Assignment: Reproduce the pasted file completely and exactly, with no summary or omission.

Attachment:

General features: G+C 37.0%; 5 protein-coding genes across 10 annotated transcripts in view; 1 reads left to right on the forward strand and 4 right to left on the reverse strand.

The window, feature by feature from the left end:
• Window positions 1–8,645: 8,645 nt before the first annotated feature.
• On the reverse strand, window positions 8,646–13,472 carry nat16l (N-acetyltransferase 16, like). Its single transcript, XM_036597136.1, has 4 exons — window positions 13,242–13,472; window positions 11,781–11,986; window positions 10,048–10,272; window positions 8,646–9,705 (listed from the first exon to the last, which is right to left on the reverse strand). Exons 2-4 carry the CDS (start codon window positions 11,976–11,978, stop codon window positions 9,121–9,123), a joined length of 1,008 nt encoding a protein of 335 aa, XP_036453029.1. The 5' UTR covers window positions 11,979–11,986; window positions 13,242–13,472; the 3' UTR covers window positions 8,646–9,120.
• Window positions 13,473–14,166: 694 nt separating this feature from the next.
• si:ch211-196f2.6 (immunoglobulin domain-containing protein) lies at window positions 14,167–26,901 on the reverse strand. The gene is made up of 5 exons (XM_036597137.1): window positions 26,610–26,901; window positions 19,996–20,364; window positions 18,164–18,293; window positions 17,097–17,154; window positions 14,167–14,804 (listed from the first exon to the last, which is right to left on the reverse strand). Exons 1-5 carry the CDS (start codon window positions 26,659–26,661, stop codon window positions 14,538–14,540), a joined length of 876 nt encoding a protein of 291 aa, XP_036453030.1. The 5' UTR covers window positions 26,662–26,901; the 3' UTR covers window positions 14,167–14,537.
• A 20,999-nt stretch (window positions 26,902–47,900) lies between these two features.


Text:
General features: G+C 37.0%; 5 protein-coding genes across 10 annotated transcripts in view; 1 reads left to right on the forward strand and 4 right to left on the reverse strand.

The window, feature by feature from the left end:
• Window positions 1–8,645: 8,645 nt before the first annotated feature.
• On the reverse strand, window positions 8,646–13,472 carry nat16l (N-acetyltransferase 16, like). Its single transcript, XM_036597136.1, has 4 exons — window positions 13,242–13,472; window positions 11,781–11,986; window positions 10,048–10,272; window positions 8,646–9,705 (listed from the first exon to the last, which is right to left on the reverse strand). Exons 2-4 carry the CDS (start codon window positions 11,976–11,978, stop codon window positions 9,121–9,123), a joined length of 1,008 nt encoding a protein of 335 aa, XP_036453029.1. The 5' UTR covers window positions 11,979–11,986; window positions 13,242–13,472; the 3' UTR covers window positions 8,646–9,120.
• Window positions 13,473–14,166: 694 nt separating this feature from the next.
• si:ch211-196f2.6 (immunoglobulin domain-containing protein) lies at window positions 14,167–26,901 on the reverse strand. The gene is made up of 5 exons (XM_036597137.1): window positions 26,610–26,901; window positions 19,996–20,364; window positions 18,164–18,293; window positions 17,097–17,154; window positions 14,167–14,804 (listed from the first exon to the last, which is right to left on the reverse strand). Exons 1-5 carry the CDS (start codon window positions 26,659–26,661, stop codon window positions 14,538–14,540), a joined length of 876 nt encoding a protein of 291 aa, XP_036453030.1. The 5' UTR covers window positions 26,662–26,901; the 3' UTR covers window positions 14,167–14,537.
• A 20,999-nt stretch (window positions 26,902–47,900) lies between these two features.